oracle.draw("mpl")
```

```
[7]:
```

```
[8]:
```

```
# Build circuit that amplifies the marked states by the oracle
grover_op = GroverOperator(oracle)
grover_op.decompose().draw("mpl")
```

```
[8]:
```

```
[9]:
```

```
# Compute the optimal number of repetitions of the GroverOperator to amplify the probabilities of the marked states
optimal_num_iterations = math.floor(math.pi / 4 * math.sqrt(2**grover_op.num_qubits / len(marked_states)))
# Build the full Grover circuit
qc = QuantumCircuit(grover_op.num_qubits)
# Create even superposition of all basis states
qc.h(range(grover_op.num_qubits))
# Apply Grover operator the optimal number of times
qc.compose(grover_op.power(optimal_num_iterations), inplace=True)
# Measure all qubits
qc.measure_all()
qc.draw("mpl")
```

```
[9]:
```

After having built the circuit, use the `Sampler`

to get the probability distribution.

```
[10]:
```

```
dist = sampler.run(qc, shots=int(1e4)).result().quasi_dists[0]
plot_distribution(dist.binary_probabilities())
```

```
[10]:
```

## Estimator¶

The `Estimator`

calculates the expectation value of an observable with respect to a certain quantum state (described by a quantum circuit). In contrast to Qiskit’s estimator, the DDSIM version exactly computes the expectation value using its simulator based on decision diagrams instead of sampling.

The `Estimator`

also handles parameter binding when dealing with parametrized circuits.

Here we show an example on how to use it:

First, we build the observable and the quantum state. The observable is given as a `SparsePauliOp`

object, while the quantum state is described by a `QuantumCircuit`

.

In this example, our observable is the Pauli matrix \(\sigma_{x}\) and the quantum state is \(\frac{1}{\sqrt{2}}(|0\rangle + |1\rangle)\).

```
[11]:
```

```
import numpy as np
from qiskit import QuantumCircuit
from qiskit.circuit import Parameter
from qiskit.quantum_info import Pauli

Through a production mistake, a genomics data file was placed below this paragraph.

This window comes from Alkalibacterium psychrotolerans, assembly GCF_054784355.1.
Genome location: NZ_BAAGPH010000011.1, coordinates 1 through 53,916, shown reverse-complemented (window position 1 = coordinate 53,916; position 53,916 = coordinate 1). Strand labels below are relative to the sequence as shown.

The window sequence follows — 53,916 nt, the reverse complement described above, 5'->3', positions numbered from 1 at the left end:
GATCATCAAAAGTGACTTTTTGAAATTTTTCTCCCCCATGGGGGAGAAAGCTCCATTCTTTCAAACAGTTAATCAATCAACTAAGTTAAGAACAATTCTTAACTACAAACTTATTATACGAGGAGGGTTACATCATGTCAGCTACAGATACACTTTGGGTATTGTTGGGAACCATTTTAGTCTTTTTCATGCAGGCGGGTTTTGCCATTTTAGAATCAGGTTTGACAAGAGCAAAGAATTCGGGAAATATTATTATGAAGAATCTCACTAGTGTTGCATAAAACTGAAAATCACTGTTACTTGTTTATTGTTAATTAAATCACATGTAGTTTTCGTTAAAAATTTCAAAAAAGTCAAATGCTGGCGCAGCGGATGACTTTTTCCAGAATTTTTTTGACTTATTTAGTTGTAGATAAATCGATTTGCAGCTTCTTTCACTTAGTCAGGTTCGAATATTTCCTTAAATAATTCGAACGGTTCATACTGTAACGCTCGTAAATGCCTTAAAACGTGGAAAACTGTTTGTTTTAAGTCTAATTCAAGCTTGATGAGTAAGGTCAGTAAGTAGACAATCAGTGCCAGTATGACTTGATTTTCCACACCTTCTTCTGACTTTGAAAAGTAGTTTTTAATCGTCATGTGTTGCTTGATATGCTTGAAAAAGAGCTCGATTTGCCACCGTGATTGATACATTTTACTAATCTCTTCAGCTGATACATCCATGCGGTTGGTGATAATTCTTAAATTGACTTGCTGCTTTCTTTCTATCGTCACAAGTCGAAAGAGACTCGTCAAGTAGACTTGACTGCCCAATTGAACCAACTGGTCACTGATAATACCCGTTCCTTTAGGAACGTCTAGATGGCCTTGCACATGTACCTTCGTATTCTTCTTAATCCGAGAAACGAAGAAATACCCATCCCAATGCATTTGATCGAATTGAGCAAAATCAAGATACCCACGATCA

from mqt.ddsim.primitives.estimator import Estimator
# Build quantum state
circ = QuantumCircuit(1)
circ.ry(np.pi / 2, 0)
circ.measure_all()
# Build observable
pauli_x = Pauli("X")
# Show circuit
circ.draw("mpl")
```

```
[11]:
```

```
[12]:
```

```
# Initialize estimator
estimator = Estimator()
```

The next step involves running the estimation using the `run()`

method. This method requires three arguments: a sequence of `QuantumCircuit`

objects representing quantum states, a sequence of `SparsePauliOp`

objects representing observables, and optionally, a parameter sequence if we are dealing with parametrized circuits.

The user has to ensure that the number of circuits matches the number of observables, as the estimator pairs corresponding elements from both lists sequentially.

```
[13]:
```

```
# Enter observable and circuit as a sequence
job = estimator.run([circ], [pauli_x])
result = job.result()
```

The `result()`

method of the job returns a `EstimatorResult`

object, which contains the computed expectation values.

```
[14]:
```

```
print(f">>> {result}")
print(f" > Expectation values: {result.values}")
```

```
>>> EstimatorResult(values=array([1.]), metadata=[{'variance': 0, 'shots': 0}])
> Expectation values: [1.]
```

Now we explore how the `Estimator`

works with multiple circuits and observables. For this example, we will calculate the expectation value of \(\sigma_{x}\) and \(\sigma_{y}\) with respect to the quantum state \(|1\rangle\). Since our observable list has a length of 2, we need to enter two copies of the `QuantumCircuit`

object representing \(|1\rangle\) as a sequence:

```
[15]:
```

```
# Build quantum state
circ = QuantumCircuit(1)
circ.ry(np.pi, 0)
circ.measure_all()
# Build observables
pauli_x = Pauli("X")
pauli_y = Pauli("Y")
# Construct input arguments
observables = [pauli_x, pauli_y]
quantum_states = [circ, circ]
# Run estimator
job = estimator.run(quantum_states, observables)
result = job.result()
```

```
[16]:
```

```
print(f">>> {result}")
print(f" > Expectation values: {result.values}")
```

```
>>> EstimatorResult(values=array([0., 0.]), metadata=[{'variance': 0, 'shots': 0}, {'variance': 0, 'shots': 0}])
> Expectation values: [0. 0.]
```

The first and second entries of the list of values are the expectation value of \(\sigma_{x}\) and \(\sigma_{y}\) respectively.

Let’s now calculate the expectation values of \(\sigma_{x}\) with respect to \(\frac{1}{\sqrt{2}}(|0\rangle + |1\rangle)\) and \(\frac{1}{\sqrt{2}}(|0\rangle - |1\rangle)\). For this example we will use parametrized circuits to build the quantum state.

```
[17]:
```

```
theta = Parameter("theta")
circ_2 = QuantumCircuit(1)
circ_2.ry(theta, 0)
circ_2.measure_all()
# Show circuit
circ_2.draw("mpl")
```

```
[17]:
```

```
[18]:
```

```
# Construct input arguments
observables = [pauli_x, pauli_x]
quantum_states = [circ_2, circ_2]
parameters = [[np.pi / 2], [-np.pi / 2]]
# Run estimator
job = estimator.run(quantum_states, observables, parameters)
result = job.result()
```

```
[19]:
```

```
print(f">>> {result}")
print(f" > Expectation values: {result.values}")
```

```
>>> EstimatorResult(values=array([ 1., -1.]), metadata=[{'variance': 0, 'shots': 0}, {'variance': 0, 'shots': 0}])
> Expectation values: [ 1. -1.]
```